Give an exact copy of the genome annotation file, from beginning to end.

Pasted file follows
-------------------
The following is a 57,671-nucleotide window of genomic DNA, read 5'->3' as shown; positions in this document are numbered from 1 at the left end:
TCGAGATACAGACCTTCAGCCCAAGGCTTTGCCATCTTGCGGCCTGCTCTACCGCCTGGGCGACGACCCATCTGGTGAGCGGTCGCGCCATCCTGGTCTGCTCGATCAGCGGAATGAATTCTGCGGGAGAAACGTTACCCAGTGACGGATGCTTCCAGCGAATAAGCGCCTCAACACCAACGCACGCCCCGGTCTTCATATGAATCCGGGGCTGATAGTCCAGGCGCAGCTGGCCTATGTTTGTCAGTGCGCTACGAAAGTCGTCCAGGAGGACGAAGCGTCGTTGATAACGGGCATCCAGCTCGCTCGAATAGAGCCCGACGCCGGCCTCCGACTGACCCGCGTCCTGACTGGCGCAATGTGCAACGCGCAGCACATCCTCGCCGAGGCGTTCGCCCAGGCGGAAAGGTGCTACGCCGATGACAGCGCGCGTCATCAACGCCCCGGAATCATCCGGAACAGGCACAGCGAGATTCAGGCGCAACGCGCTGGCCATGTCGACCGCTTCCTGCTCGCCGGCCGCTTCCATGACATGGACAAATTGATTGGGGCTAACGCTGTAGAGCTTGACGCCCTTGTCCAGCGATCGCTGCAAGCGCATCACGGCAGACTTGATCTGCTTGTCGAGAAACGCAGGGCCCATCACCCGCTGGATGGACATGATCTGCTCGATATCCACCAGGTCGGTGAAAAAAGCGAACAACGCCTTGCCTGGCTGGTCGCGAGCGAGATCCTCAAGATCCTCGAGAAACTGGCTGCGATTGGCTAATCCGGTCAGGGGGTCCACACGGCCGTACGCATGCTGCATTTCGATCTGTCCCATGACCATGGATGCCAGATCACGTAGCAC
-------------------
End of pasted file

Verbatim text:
The following is a 57,671-nucleotide window of genomic DNA, read 5'->3' as shown; positions in this document are numbered from 1 at the left end:
TCGAGATACAGACCTTCAGCCCAAGGCTTTGCCATCTTGCGGCCTGCTCTACCGCCTGGGCGACGACCCATCTGGTGAGCGGTCGCGCCATCCTGGTCTGCTCGATCAGCGGAATGAATTCTGCGGGAGAAACGTTACCCAGTGACGGATGCTTCCAGCGAATAAGCGCCTCAACACCAACGCACGCCCCGGTCTTCATATGAATCCGGGGCTGATAGTCCAGGCGCAGCTGGCCTATGTTTGTCAGTGCGCTACGAAAGTCGTCCAGGAGGACGAAGCGTCGTTGATAACGGGCATCCAGCTCGCTCGAATAGAGCCCGACGCCGGCCTCCGACTGACCCGCGTCCTGACTGGCGCAATGTGCAACGCGCAGCACATCCTCGCCGAGGCGTTCGCCCAGGCGGAAAGGTGCTACGCCGATGACAGCGCGCGTCATCAACGCCCCGGAATCATCCGGAACAGGCACAGCGAGATTCAGGCGCAACGCGCTGGCCATGTCGACCGCTTCCTGCTCGCCGGCCGCTTCCATGACATGGACAAATTGATTGGGGCTAACGCTGTAGAGCTTGACGCCCTTGTCCAGCGATCGCTGCAAGCGCATCACGGCAGACTTGATCTGCTTGTCGAGAAACGCAGGGCCCATCACCCGCTGGATGGACATGATCTGCTCGATATCCACCAGGTCGGTGAAAAAAGCGAACAACGCCTTGCCTGGCTGGTCGCGAGCGAGATCCTCAAGATCCTCGAGAAACTGGCTGCGATTGGCTAATCCGGTCAGGGGGTCCACACGGCCGTACGCATGCTGCATTTCGATCTGTCCCATGACCATGGATGCCAGATCACGTAGCAC